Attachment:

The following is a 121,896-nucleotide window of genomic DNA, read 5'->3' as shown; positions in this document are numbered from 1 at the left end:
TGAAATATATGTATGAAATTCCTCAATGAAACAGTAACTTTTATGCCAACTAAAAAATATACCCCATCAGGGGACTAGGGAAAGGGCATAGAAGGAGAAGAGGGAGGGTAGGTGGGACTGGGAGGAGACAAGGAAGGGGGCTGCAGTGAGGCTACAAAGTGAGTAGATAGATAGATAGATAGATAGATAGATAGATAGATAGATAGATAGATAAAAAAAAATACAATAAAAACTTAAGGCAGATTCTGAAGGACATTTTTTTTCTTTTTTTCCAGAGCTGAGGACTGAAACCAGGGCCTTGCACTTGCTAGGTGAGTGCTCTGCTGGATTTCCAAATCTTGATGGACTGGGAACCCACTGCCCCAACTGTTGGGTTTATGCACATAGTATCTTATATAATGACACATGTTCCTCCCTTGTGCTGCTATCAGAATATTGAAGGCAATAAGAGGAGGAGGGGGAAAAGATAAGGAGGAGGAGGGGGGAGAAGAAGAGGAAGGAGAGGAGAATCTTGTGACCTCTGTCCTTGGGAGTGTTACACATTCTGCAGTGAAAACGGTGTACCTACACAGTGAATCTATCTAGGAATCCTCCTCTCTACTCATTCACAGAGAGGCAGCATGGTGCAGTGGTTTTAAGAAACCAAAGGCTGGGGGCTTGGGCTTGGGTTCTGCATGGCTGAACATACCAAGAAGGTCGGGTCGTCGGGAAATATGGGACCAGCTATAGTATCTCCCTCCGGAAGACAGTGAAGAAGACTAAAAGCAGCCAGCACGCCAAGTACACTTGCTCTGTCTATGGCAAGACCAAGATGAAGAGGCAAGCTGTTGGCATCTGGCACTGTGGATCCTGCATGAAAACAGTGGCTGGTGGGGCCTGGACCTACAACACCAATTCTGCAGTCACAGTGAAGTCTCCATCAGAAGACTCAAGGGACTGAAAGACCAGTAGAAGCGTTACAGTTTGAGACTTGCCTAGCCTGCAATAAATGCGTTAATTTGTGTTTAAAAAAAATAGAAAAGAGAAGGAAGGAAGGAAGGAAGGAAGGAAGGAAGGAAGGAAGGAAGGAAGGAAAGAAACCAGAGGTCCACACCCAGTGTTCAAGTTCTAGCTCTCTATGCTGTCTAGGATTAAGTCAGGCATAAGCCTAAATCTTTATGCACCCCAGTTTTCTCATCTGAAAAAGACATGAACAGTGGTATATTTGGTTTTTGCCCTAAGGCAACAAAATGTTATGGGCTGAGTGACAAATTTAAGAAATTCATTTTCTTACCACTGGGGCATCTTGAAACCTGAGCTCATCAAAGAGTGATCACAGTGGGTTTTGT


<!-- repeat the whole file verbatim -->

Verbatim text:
The following is a 121,896-nucleotide window of genomic DNA, read 5'->3' as shown; positions in this document are numbered from 1 at the left end:
TGAAATATATGTATGAAATTCCTCAATGAAACAGTAACTTTTATGCCAACTAAAAAATATACCCCATCAGGGGACTAGGGAAAGGGCATAGAAGGAGAAGAGGGAGGGTAGGTGGGACTGGGAGGAGACAAGGAAGGGGGCTGCAGTGAGGCTACAAAGTGAGTAGATAGATAGATAGATAGATAGATAGATAGATAGATAGATAGATAGATAAAAAAAAATACAATAAAAACTTAAGGCAGATTCTGAAGGACATTTTTTTTCTTTTTTTCCAGAGCTGAGGACTGAAACCAGGGCCTTGCACTTGCTAGGTGAGTGCTCTGCTGGATTTCCAAATCTTGATGGACTGGGAACCCACTGCCCCAACTGTTGGGTTTATGCACATAGTATCTTATATAATGACACATGTTCCTCCCTTGTGCTGCTATCAGAATATTGAAGGCAATAAGAGGAGGAGGGGGAAAAGATAAGGAGGAGGAGGGGGGAGAAGAAGAGGAAGGAGAGGAGAATCTTGTGACCTCTGTCCTTGGGAGTGTTACACATTCTGCAGTGAAAACGGTGTACCTACACAGTGAATCTATCTAGGAATCCTCCTCTCTACTCATTCACAGAGAGGCAGCATGGTGCAGTGGTTTTAAGAAACCAAAGGCTGGGGGCTTGGGCTTGGGTTCTGCATGGCTGAACATACCAAGAAGGTCGGGTCGTCGGGAAATATGGGACCAGCTATAGTATCTCCCTCCGGAAGACAGTGAAGAAGACTAAAAGCAGCCAGCACGCCAAGTACACTTGCTCTGTCTATGGCAAGACCAAGATGAAGAGGCAAGCTGTTGGCATCTGGCACTGTGGATCCTGCATGAAAACAGTGGCTGGTGGGGCCTGGACCTACAACACCAATTCTGCAGTCACAGTGAAGTCTCCATCAGAAGACTCAAGGGACTGAAAGACCAGTAGAAGCGTTACAGTTTGAGACTTGCCTAGCCTGCAATAAATGCGTTAATTTGTGTTTAAAAAAAATAGAAAAGAGAAGGAAGGAAGGAAGGAAGGAAGGAAGGAAGGAAGGAAGGAAGGAAGGAAAGAAACCAGAGGTCCACACCCAGTGTTCAAGTTCTAGCTCTCTATGCTGTCTAGGATTAAGTCAGGCATAAGCCTAAATCTTTATGCACCCCAGTTTTCTCATCTGAAAAAGACATGAACAGTGGTATATTTGGTTTTTGCCCTAAGGCAACAAAATGTTATGGGCTGAGTGACAAATTTAAGAAATTCATTTTCTTACCACTGGGGCATCTTGAAACCTGAGCTCATCAAAGAGTGATCACAGTGGGTTTTGT